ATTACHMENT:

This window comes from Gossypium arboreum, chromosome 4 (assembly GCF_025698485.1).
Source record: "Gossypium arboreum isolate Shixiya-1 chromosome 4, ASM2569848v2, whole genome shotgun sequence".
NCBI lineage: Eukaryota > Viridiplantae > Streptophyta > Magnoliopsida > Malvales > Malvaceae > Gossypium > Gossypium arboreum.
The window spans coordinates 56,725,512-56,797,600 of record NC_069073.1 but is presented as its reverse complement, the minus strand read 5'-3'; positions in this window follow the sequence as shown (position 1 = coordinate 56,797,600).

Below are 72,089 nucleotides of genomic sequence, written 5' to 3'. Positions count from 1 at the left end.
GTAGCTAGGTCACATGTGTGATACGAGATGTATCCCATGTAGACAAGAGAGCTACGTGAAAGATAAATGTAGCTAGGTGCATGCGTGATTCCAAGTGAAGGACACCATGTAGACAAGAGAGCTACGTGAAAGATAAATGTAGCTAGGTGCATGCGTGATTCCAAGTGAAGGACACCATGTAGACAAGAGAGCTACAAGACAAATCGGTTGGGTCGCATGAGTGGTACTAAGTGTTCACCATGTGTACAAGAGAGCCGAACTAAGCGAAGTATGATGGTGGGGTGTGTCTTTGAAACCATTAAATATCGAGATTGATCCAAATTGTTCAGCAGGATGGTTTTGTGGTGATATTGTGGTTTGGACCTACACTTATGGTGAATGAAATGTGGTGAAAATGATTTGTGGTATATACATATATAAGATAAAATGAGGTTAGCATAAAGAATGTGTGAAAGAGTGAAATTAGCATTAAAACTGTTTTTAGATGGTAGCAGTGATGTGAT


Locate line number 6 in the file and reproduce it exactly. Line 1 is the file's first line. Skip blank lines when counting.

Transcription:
GTAGCTAGGTCACATGTGTGATACGAGATGTATCCCATGTAGACAAGAGAGCTACGTGAAAGATAAATGTAGCTAGGTGCATGCGTGATTCCAAGTGAAGGACACCATGTAGACAAGAGAGCTACGTGAAAGATAAATGTAGCTAGGTGCATGCGTGATTCCAAGTGAAGGACACCATGTAGACAAGAGAGCTACAAGACAAATCGGTTGGGTCGCATGAGTGGTACTAAGTGTTCACCATGTGTACAAGAGAGCCGAACTAAGCGAAGTATGATGGTGGGGTGTGTCTTTGAAACCATTAAATATCGAGATTGATCCAAATTGTTCAGCAGGATGGTTTTGTGGTGATATTGTGGTTTGGACCTACACTTATGGTGAATGAAATGTGGTGAAAATGATTTGTGGTATATACATATATAAGATAAAATGAGGTTAGCATAAAGAATGTGTGAAAGAGTGAAATTAGCATTAAAACTGTTTTTAGATGGTAGCAGTGATGTGAT